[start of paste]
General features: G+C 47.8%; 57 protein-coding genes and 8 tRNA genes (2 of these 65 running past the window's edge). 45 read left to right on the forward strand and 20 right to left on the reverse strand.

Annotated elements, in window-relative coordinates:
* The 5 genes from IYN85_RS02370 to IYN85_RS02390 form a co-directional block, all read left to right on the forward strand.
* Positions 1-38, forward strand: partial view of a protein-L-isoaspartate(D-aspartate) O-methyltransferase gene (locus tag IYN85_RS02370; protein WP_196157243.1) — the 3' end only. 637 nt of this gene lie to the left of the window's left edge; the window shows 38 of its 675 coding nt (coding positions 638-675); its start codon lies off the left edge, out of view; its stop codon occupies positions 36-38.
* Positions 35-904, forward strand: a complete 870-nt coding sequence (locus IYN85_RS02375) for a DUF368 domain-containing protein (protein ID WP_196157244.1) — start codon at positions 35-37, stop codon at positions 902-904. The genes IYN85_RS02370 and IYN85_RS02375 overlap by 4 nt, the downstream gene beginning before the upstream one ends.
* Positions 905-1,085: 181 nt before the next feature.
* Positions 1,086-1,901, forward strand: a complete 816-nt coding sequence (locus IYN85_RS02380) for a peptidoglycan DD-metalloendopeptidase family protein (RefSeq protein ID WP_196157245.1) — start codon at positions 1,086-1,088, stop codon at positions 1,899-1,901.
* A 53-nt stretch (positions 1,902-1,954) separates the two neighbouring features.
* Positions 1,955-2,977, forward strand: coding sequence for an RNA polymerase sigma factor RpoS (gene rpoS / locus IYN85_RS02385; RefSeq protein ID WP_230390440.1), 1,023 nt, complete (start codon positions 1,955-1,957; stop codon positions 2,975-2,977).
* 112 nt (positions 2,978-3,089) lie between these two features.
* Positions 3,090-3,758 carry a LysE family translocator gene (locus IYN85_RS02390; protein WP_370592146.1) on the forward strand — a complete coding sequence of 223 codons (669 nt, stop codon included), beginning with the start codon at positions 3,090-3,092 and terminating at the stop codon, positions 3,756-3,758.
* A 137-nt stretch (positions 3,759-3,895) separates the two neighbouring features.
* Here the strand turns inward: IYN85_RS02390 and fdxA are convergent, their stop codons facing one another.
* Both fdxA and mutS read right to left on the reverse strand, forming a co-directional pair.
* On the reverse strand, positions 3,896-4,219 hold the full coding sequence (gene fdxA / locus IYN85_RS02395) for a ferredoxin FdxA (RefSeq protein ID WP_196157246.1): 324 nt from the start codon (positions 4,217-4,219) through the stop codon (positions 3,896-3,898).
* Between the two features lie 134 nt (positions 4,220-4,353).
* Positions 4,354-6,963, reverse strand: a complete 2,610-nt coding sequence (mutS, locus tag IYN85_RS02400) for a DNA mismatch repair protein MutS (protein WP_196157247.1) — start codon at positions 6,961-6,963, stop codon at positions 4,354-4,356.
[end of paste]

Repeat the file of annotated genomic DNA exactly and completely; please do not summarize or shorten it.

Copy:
General features: G+C 47.8%; 57 protein-coding genes and 8 tRNA genes (2 of these 65 running past the window's edge). 45 read left to right on the forward strand and 20 right to left on the reverse strand.

Annotated elements, in window-relative coordinates:
* The 5 genes from IYN85_RS02370 to IYN85_RS02390 form a co-directional block, all read left to right on the forward strand.
* Positions 1-38, forward strand: partial view of a protein-L-isoaspartate(D-aspartate) O-methyltransferase gene (locus tag IYN85_RS02370; protein WP_196157243.1) — the 3' end only. 637 nt of this gene lie to the left of the window's left edge; the window shows 38 of its 675 coding nt (coding positions 638-675); its start codon lies off the left edge, out of view; its stop codon occupies positions 36-38.
* Positions 35-904, forward strand: a complete 870-nt coding sequence (locus IYN85_RS02375) for a DUF368 domain-containing protein (protein ID WP_196157244.1) — start codon at positions 35-37, stop codon at positions 902-904. The genes IYN85_RS02370 and IYN85_RS02375 overlap by 4 nt, the downstream gene beginning before the upstream one ends.
* Positions 905-1,085: 181 nt before the next feature.
* Positions 1,086-1,901, forward strand: a complete 816-nt coding sequence (locus IYN85_RS02380) for a peptidoglycan DD-metalloendopeptidase family protein (RefSeq protein ID WP_196157245.1) — start codon at positions 1,086-1,088, stop codon at positions 1,899-1,901.
* A 53-nt stretch (positions 1,902-1,954) separates the two neighbouring features.
* Positions 1,955-2,977, forward strand: coding sequence for an RNA polymerase sigma factor RpoS (gene rpoS / locus IYN85_RS02385; RefSeq protein ID WP_230390440.1), 1,023 nt, complete (start codon positions 1,955-1,957; stop codon positions 2,975-2,977).
* 112 nt (positions 2,978-3,089) lie between these two features.
* Positions 3,090-3,758 carry a LysE family translocator gene (locus IYN85_RS02390; protein WP_370592146.1) on the forward strand — a complete coding sequence of 223 codons (669 nt, stop codon included), beginning with the start codon at positions 3,090-3,092 and terminating at the stop codon, positions 3,756-3,758.
* A 137-nt stretch (positions 3,759-3,895) separates the two neighbouring features.
* Here the strand turns inward: IYN85_RS02390 and fdxA are convergent, their stop codons facing one another.
* Both fdxA and mutS read right to left on the reverse strand, forming a co-directional pair.
* On the reverse strand, positions 3,896-4,219 hold the full coding sequence (gene fdxA / locus IYN85_RS02395) for a ferredoxin FdxA (RefSeq protein ID WP_196157246.1): 324 nt from the start codon (positions 4,217-4,219) through the stop codon (positions 3,896-3,898).
* Between the two features lie 134 nt (positions 4,220-4,353).
* Positions 4,354-6,963, reverse strand: a complete 2,610-nt coding sequence (mutS, locus tag IYN85_RS02400) for a DNA mismatch repair protein MutS (protein WP_196157247.1) — start codon at positions 6,961-6,963, stop codon at positions 4,354-4,356.